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Hi.

Take a look at the following sentences, please.

1. I am doing this because I was asked to.

2. Just do it as you were told to.

3. You may go home if you want to.

4. You may buy a new car now if you wish to.

Which of the tos are must-be-used items and which are optional? Grammatically, all the sentences above should maintain 'to' but in reality I somehow feel that sentence 1 should keep 'to', while the other tos are all optional. Is there anything that I should be aware of?

Best regards,
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They all seem optional to me, Komountain, but it may be in the mind of the beholder.
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Interesting...I find #2 rings oddly, without the "to".

MrP
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Comments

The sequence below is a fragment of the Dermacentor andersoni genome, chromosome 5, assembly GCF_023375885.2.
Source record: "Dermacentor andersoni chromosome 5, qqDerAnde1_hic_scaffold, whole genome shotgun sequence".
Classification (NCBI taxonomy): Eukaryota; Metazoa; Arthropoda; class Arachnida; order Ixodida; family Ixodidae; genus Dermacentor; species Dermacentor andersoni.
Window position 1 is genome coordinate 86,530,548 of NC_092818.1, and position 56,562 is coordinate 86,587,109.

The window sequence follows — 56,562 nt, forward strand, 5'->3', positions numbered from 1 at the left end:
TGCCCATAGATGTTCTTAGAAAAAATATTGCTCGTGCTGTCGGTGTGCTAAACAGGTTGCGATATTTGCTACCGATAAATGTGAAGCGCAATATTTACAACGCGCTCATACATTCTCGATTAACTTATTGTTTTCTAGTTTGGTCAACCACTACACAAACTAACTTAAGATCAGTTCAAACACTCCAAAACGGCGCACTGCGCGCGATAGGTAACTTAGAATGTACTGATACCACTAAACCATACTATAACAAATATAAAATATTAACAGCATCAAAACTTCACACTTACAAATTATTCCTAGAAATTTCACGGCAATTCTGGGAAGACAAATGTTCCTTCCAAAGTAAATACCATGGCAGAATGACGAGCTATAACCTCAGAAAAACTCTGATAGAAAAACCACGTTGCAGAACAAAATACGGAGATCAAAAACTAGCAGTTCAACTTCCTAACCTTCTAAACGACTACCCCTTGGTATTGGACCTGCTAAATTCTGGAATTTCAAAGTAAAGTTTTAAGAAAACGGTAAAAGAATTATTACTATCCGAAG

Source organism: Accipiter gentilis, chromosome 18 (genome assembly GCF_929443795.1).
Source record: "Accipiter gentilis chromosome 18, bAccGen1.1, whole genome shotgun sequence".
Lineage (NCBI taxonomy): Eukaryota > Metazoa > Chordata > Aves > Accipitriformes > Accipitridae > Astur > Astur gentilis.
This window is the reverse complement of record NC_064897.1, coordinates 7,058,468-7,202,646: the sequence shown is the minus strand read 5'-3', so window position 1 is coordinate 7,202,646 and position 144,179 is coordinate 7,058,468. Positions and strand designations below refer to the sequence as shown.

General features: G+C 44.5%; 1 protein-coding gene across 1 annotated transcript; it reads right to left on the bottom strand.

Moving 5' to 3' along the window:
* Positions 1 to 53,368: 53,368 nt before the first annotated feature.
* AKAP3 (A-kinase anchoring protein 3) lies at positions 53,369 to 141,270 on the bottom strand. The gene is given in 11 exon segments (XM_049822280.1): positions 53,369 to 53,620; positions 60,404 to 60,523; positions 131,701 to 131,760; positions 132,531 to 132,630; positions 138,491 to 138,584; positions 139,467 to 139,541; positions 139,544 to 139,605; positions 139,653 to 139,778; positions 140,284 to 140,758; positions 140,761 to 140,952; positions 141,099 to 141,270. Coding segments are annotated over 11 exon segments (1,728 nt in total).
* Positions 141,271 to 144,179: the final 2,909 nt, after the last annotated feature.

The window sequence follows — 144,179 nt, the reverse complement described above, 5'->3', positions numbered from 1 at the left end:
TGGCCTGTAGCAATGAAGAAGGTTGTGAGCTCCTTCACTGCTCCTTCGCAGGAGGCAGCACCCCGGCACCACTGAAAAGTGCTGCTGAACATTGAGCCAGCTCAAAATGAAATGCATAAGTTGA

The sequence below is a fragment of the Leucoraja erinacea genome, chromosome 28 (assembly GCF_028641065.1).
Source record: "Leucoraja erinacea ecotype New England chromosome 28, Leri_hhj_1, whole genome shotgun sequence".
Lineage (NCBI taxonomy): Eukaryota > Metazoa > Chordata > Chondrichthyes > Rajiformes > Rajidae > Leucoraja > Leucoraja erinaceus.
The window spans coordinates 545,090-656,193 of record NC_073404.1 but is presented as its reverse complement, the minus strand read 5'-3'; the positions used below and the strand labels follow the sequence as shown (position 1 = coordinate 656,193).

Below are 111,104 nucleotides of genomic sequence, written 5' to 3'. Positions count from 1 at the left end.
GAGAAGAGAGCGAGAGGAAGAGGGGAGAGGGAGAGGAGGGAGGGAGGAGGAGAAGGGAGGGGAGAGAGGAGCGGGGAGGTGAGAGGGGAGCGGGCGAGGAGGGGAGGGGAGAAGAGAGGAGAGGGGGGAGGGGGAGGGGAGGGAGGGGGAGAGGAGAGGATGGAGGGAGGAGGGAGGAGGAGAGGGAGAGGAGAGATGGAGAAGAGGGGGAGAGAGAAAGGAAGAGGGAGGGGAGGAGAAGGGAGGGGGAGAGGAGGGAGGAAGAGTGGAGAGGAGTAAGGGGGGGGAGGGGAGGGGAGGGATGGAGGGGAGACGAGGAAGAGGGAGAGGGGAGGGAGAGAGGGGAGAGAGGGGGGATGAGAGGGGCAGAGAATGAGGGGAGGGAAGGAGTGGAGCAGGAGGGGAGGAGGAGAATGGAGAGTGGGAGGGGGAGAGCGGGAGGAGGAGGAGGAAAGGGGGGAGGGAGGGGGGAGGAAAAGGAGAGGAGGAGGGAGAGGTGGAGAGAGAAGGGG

Thank you, MM.

Clear.

When I was learning English decades ago, my teachers used to say, "Don't forget to use 'to'. Unless you use it, you are wrong." This 'sermon' has been dinned into me and has been seemingly supported by grammar books or other writings. Occasionally, however, I have come across the sentences where 'to' is missing. Confusion took hold of me, leading me to ask. Now that you have clearly answered my question, I think that this 'to' is going through a transition, an inevitability in the life of a language.
 MrPedantic's reply was promoted to an answer.
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Yes, a bit. It would be better without the it.